Jewish composer, a naturalized American born in Switzerland.
Bloch studied at the Brussels Conservatory under Ysaÿe and also in Germany. His opera Macbeth was produced at the Opéra-Comique in Paris in 1910 to great acclaim. In 1916 Bloch went to the USA as conductor for the Maud Allen Dance Company. Settling in New York, where he taught at the Mannes School of Music, he conducted the Boston Symphoy Orchestra in his Three Jewish Poems (1913), won the Elizabeth Sprague Coolidge award for his Suite for Viola and Orchestra (1919), and was appointed director of the Cleveland Institute of Music (1920) and director of the San Francisco Conservatory (1925), where the composer Roger Sessions was among his students. A ten-year grant from a wealthy patron enabled him to give up teaching; after visits to Switzerland and Italy, he returned to the USA and spent his last years at Agate Beach, Oregon, overlooking the Pacific Ocean.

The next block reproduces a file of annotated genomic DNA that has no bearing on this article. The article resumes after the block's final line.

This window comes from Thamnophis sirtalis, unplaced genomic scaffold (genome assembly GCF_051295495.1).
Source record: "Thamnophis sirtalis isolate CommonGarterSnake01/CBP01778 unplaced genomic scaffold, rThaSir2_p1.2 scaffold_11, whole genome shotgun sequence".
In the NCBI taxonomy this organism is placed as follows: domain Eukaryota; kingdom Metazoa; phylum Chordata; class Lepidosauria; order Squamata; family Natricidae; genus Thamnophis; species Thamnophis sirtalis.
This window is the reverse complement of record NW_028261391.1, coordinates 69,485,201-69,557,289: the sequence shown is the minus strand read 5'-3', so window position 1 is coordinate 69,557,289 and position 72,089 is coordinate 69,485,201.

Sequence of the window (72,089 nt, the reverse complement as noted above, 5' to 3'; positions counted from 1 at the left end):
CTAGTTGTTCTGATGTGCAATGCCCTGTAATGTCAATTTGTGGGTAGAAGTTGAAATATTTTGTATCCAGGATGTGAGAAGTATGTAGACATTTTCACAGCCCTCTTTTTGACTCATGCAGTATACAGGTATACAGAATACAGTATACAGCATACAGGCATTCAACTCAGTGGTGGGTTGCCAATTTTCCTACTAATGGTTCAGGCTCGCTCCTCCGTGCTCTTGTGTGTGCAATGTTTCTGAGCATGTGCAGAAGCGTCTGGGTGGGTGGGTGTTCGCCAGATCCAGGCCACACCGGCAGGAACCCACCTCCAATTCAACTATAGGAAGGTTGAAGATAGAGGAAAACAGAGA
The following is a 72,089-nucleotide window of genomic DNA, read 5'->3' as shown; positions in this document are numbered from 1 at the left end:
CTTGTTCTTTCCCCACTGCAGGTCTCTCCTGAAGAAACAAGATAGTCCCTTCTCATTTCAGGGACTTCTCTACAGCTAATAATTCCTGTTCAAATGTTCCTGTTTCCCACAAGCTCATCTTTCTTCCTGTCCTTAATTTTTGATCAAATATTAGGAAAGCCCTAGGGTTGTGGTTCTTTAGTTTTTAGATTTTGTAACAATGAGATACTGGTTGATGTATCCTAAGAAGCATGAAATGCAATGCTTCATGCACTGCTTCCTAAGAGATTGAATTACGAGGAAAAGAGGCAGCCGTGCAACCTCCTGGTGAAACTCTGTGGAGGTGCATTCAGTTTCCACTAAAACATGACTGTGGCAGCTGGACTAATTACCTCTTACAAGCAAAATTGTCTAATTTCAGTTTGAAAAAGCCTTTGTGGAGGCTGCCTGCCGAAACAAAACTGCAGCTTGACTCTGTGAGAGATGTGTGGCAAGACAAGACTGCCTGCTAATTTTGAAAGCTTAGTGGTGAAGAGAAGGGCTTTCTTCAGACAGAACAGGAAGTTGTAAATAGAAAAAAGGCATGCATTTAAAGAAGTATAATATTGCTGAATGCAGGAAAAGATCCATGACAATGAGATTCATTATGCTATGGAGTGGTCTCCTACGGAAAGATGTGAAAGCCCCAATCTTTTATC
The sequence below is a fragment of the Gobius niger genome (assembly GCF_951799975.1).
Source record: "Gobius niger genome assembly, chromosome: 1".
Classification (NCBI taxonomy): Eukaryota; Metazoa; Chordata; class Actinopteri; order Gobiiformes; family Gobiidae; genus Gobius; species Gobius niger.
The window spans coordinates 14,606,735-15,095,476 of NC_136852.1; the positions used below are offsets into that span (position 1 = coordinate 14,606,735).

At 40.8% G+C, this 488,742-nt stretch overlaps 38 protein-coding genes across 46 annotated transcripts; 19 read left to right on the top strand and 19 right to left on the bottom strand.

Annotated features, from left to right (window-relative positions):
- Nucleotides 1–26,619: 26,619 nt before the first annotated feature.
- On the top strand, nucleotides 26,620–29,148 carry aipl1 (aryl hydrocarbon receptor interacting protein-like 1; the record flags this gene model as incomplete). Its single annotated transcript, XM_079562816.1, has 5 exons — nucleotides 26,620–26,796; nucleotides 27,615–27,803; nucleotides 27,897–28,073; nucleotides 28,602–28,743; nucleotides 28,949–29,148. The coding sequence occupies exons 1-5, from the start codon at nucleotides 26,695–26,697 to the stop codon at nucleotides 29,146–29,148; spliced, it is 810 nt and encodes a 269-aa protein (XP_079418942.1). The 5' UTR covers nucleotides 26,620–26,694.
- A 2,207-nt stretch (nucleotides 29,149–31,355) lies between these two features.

Bloch's musical language is in direct line of descent from the late nineteenth-century romanticism of Liszt and Richard Strauss and imbued with the potency of his Jewish heritage, apparent in the long sinuous melodies suggesting Jewish cantillation in their oriental improvisatory style. ‘I aspire to write Jewish music because it is the only way in which I can produce music of vitality – if I can do such a thing at all’, he wrote. Among his specifically Jewish works, the rhapsody for cello and orchestra, Schelomo (1916; Solomon), is outstanding; more classically conceived works include the concerto grosso (1925) for strings and piano obbligato, which Bloch wrote as a model for his students.